Students from a grade 4 class at Roger Neilson Public School form a line to demonstrate the width and location of a proposed bridge across Jackson Park.

“If the bridge goes in, the people won’t come a lot. It would be much noisier because of all the cars. I need a place to relax and listen to birds. I go there a lot with my family. We don’t need a Parkway because we already have lots of roads. We only have one Jackson Park. It was given to the city to be maintained as a park and never use it for anything else.” (Nolan and Cameron)

“We love Jackson Park. We need a quiet place to run, climb, listen and watch. We like to run around the forest, playing, watching birds, learning the types of leaves, lying on our backs and looking up at the trees like worms. We are really glad to have Jackson Park…” (Hailee and Megan)


Medical Drive – already lost

Clearly, we should be taking the needs of children into account as we move forward with transportation planning in Peterborough.  Their needs should receive as much priority as the needs of people of other ages and the requirements of business.  In a recent document entitled “Child and Youth-friendly Land-use and Transport Planning Guidelines for Ontario” by Richard Gilbert and Catherine O’Brien, the authors explain that the needs of children and youth require the implementation of  “softer,” less intrusive and more inclusive transport systems. Paving over kid-friendly green space to put in a disruptive, noisy and polluting new road that runs close to five schools is the opposite of the direction we should be moving in.

A day at Jackson Park with Examiner columnist Drew Monkman was more interesting than sitting behind their classroom desks for this grade 4 class from Roger Neilson Public School (Helen Bested photo)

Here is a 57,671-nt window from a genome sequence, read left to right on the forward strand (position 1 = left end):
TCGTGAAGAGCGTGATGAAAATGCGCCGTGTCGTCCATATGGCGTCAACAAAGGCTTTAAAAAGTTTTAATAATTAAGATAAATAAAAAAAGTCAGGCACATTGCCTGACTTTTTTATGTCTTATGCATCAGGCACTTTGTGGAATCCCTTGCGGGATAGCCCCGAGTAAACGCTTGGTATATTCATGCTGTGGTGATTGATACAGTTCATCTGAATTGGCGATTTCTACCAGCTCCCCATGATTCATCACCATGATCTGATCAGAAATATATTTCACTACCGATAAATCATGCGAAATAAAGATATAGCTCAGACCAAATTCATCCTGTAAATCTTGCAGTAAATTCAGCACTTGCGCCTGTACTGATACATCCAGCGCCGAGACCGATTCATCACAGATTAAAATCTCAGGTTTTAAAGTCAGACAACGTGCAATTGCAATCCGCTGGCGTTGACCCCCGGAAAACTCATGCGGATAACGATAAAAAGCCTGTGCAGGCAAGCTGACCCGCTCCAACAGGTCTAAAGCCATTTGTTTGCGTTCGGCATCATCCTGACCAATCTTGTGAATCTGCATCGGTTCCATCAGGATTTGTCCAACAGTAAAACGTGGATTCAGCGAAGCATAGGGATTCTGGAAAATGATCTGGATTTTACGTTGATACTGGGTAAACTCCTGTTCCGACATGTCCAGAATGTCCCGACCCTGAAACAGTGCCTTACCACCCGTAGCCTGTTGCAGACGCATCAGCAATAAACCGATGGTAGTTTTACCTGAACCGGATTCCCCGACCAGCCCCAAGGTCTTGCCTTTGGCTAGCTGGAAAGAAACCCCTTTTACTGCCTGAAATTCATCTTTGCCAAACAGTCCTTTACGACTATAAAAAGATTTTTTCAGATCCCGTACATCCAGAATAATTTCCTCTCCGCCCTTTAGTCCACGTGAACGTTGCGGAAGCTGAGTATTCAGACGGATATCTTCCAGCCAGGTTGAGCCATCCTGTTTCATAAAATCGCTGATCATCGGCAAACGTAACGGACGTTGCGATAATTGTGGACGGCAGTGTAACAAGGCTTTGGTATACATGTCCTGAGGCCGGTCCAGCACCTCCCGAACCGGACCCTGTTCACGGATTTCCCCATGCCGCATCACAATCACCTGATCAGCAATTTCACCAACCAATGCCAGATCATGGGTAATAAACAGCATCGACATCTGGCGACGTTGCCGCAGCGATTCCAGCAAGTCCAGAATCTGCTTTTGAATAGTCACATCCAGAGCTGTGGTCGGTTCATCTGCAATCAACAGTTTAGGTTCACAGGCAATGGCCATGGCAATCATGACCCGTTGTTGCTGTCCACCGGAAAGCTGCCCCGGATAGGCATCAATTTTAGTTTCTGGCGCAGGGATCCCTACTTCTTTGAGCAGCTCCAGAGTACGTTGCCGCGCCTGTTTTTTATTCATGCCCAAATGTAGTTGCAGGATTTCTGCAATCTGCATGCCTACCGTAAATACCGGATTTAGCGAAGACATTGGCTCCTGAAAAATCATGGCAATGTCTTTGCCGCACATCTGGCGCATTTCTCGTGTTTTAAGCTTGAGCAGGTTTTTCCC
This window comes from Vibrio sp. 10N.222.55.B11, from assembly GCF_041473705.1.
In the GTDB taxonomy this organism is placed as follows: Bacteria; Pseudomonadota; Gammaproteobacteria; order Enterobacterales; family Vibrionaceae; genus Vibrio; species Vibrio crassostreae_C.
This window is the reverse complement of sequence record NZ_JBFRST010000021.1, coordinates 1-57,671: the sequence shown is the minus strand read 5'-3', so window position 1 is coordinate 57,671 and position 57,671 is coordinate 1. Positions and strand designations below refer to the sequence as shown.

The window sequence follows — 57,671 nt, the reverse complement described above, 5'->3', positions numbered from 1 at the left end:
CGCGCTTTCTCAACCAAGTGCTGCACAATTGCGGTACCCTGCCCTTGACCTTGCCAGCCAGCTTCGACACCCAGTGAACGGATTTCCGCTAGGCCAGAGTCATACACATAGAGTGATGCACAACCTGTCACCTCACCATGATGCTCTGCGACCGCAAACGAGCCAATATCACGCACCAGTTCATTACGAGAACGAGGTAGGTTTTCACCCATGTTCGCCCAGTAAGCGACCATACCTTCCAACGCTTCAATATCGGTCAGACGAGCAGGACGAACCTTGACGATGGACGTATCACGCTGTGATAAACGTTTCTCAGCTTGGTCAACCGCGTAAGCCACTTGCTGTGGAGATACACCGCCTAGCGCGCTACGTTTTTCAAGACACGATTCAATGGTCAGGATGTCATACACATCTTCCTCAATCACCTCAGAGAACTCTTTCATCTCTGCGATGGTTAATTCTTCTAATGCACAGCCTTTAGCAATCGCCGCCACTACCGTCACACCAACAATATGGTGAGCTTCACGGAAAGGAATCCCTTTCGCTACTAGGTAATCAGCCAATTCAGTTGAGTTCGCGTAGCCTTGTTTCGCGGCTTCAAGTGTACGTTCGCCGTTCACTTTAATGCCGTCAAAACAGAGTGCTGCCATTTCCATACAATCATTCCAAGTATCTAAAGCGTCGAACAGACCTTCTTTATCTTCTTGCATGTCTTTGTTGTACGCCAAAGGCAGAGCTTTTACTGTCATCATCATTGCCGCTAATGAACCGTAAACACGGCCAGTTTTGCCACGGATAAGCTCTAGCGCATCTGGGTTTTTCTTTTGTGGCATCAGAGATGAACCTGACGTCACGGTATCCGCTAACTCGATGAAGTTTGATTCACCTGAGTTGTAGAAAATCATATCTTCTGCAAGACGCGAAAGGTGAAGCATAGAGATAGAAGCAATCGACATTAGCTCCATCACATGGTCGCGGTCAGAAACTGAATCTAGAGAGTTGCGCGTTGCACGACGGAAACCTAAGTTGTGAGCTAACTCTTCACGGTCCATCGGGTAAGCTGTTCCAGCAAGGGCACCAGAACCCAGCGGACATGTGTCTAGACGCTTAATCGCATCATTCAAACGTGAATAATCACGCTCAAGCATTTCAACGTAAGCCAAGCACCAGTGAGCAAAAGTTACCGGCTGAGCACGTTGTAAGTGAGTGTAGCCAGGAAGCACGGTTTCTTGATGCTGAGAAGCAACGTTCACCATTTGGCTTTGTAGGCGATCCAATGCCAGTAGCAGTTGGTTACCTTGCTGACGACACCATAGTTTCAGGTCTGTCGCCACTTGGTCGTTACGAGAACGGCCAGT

A day at Jackson Park with Examiner columnist Drew Monkman was more interesting than sitting behind their classroom desks for this grade 4 class from Roger Neilson Public School (Helen Bested photo)

Children growing up in the vicinity of Medical Drive between Parkhill and Sherbrooke have already lost their green space. What was once a beautiful green corridor is now an ugly walled road. When we lived on Westbrook Drive, our kids could literally step out the backdoor, cross the fence, enter the green space and feel – at least in their eight-year-old minds – as if they were in the country. This is where they played, and they still talk about it. This kind of opportunity is still possible for children living close to Jackson Park or along the Parkway Trail. As Peterborough resident Colleen Whitehouse said in a presentation to Council, “is it not the height of irresponsibility to destroy green space and with it take all the rich experiences it has to offer so freely to our children? Is this really how you want to be remembered?”